Private First Class James Monroe was only 22 years old when threw himself on a grenade to save two fellow soldiers in Vietnam’s Hoài Nhon Province in 1967.
His family accepted a posthumously awarded Congressional Medal of Honor a year later. On Friday -- in advance of Memorial Day -- his family turned that medal over to the Wheaton middle school that bears his name.
"It’s really to inspire the kids. They are our future," said Michelle Monroe Gattis, Monroe’s niece.
Gattis took possession of the medal after her parents died. She has kept it in her Wisconsin home but said she always knew that it deserved a public display. She was visiting her uncle’s gravesite when she got a call from the school asking to put the medal on display.
"When I got the call, I knew it was a sign for the family and it was time," she explained.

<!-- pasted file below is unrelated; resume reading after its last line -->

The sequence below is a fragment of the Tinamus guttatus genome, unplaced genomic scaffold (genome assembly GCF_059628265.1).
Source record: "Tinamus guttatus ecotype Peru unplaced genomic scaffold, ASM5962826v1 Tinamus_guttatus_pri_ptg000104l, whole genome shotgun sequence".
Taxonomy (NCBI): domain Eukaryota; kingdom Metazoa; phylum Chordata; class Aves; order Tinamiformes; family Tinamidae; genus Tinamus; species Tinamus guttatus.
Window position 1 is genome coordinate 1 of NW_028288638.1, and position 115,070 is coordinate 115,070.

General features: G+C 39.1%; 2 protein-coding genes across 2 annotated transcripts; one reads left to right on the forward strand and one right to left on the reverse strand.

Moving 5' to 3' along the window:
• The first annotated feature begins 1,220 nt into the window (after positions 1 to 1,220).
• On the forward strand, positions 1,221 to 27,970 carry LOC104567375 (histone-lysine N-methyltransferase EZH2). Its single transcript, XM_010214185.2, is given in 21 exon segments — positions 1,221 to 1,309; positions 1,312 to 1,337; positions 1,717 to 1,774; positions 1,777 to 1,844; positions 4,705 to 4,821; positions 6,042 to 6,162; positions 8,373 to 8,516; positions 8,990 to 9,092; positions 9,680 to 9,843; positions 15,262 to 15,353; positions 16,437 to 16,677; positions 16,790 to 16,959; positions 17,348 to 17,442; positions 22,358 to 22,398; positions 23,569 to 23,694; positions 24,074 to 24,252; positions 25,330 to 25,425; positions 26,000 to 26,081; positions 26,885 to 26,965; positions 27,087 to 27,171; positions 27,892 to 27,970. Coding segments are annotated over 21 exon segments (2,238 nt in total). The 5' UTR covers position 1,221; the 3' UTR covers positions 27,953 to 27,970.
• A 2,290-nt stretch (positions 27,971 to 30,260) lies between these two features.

Gattis presented the medal to School Principal Jason Stipp in a ceremony complete with a Patriot Guard honor ride and a performance by the Monroe Middle School band.
The medal will now become part of the curriculum at Monroe. Students will learn about the personal qualities of patriotism, sacrifice and courage the award inspires. The medal itself will be on display in the school office.
Students, faculty and members of the community on Friday lined up to catch a glimpse of the medal and learn more about the Army medic who died almost 44 years ago.
"The community came together," said Assistant Principal Susan Baldus. "This is bigger than we could have done on our own."
Monroe is not the only recipient of the Congressional Medal of Honor from Wheaton. Last year, Army Staff Sergeant Robert Miller received the honor posthumously. His bravery during a firefight in Afghanistan saved the lives of his fellow soldiers and 15 Afghan Army soldiers.